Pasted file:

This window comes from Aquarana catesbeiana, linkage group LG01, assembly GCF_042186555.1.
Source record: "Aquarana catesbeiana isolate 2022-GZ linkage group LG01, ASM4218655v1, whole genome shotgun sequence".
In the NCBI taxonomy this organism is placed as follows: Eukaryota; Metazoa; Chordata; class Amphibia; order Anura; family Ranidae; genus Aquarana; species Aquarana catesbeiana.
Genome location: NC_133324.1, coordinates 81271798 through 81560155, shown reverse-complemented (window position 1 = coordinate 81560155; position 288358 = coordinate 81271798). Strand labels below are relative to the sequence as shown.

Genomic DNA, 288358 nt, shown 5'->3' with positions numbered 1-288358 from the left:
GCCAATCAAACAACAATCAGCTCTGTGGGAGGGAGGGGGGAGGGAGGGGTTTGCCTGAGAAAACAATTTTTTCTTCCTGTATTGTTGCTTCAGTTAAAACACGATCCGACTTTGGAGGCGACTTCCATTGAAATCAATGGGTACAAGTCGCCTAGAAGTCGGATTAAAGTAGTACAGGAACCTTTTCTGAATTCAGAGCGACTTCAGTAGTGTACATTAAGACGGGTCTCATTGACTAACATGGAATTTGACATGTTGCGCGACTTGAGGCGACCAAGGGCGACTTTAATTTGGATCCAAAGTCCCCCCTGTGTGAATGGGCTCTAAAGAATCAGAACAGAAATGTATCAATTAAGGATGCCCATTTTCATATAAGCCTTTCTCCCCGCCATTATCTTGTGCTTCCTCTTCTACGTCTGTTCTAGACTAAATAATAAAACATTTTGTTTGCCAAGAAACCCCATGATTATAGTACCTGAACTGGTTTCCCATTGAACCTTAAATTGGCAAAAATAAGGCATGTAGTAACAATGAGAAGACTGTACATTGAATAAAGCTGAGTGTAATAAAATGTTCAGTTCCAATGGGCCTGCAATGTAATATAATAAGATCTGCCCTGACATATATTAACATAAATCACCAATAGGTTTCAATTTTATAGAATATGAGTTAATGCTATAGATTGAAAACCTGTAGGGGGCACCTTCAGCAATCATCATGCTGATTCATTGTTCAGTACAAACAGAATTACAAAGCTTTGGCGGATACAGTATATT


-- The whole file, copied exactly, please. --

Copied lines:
This window comes from Aquarana catesbeiana, linkage group LG01, assembly GCF_042186555.1.
Source record: "Aquarana catesbeiana isolate 2022-GZ linkage group LG01, ASM4218655v1, whole genome shotgun sequence".
In the NCBI taxonomy this organism is placed as follows: Eukaryota; Metazoa; Chordata; class Amphibia; order Anura; family Ranidae; genus Aquarana; species Aquarana catesbeiana.
Genome location: NC_133324.1, coordinates 81271798 through 81560155, shown reverse-complemented (window position 1 = coordinate 81560155; position 288358 = coordinate 81271798). Strand labels below are relative to the sequence as shown.

Genomic DNA, 288358 nt, shown 5'->3' with positions numbered 1-288358 from the left:
GCCAATCAAACAACAATCAGCTCTGTGGGAGGGAGGGGGGAGGGAGGGGTTTGCCTGAGAAAACAATTTTTTCTTCCTGTATTGTTGCTTCAGTTAAAACACGATCCGACTTTGGAGGCGACTTCCATTGAAATCAATGGGTACAAGTCGCCTAGAAGTCGGATTAAAGTAGTACAGGAACCTTTTCTGAATTCAGAGCGACTTCAGTAGTGTACATTAAGACGGGTCTCATTGACTAACATGGAATTTGACATGTTGCGCGACTTGAGGCGACCAAGGGCGACTTTAATTTGGATCCAAAGTCCCCCCTGTGTGAATGGGCTCTAAAGAATCAGAACAGAAATGTATCAATTAAGGATGCCCATTTTCATATAAGCCTTTCTCCCCGCCATTATCTTGTGCTTCCTCTTCTACGTCTGTTCTAGACTAAATAATAAAACATTTTGTTTGCCAAGAAACCCCATGATTATAGTACCTGAACTGGTTTCCCATTGAACCTTAAATTGGCAAAAATAAGGCATGTAGTAACAATGAGAAGACTGTACATTGAATAAAGCTGAGTGTAATAAAATGTTCAGTTCCAATGGGCCTGCAATGTAATATAATAAGATCTGCCCTGACATATATTAACATAAATCACCAATAGGTTTCAATTTTATAGAATATGAGTTAATGCTATAGATTGAAAACCTGTAGGGGGCACCTTCAGCAATCATCATGCTGATTCATTGTTCAGTACAAACAGAATTACAAAGCTTTGGCGGATACAGTATATT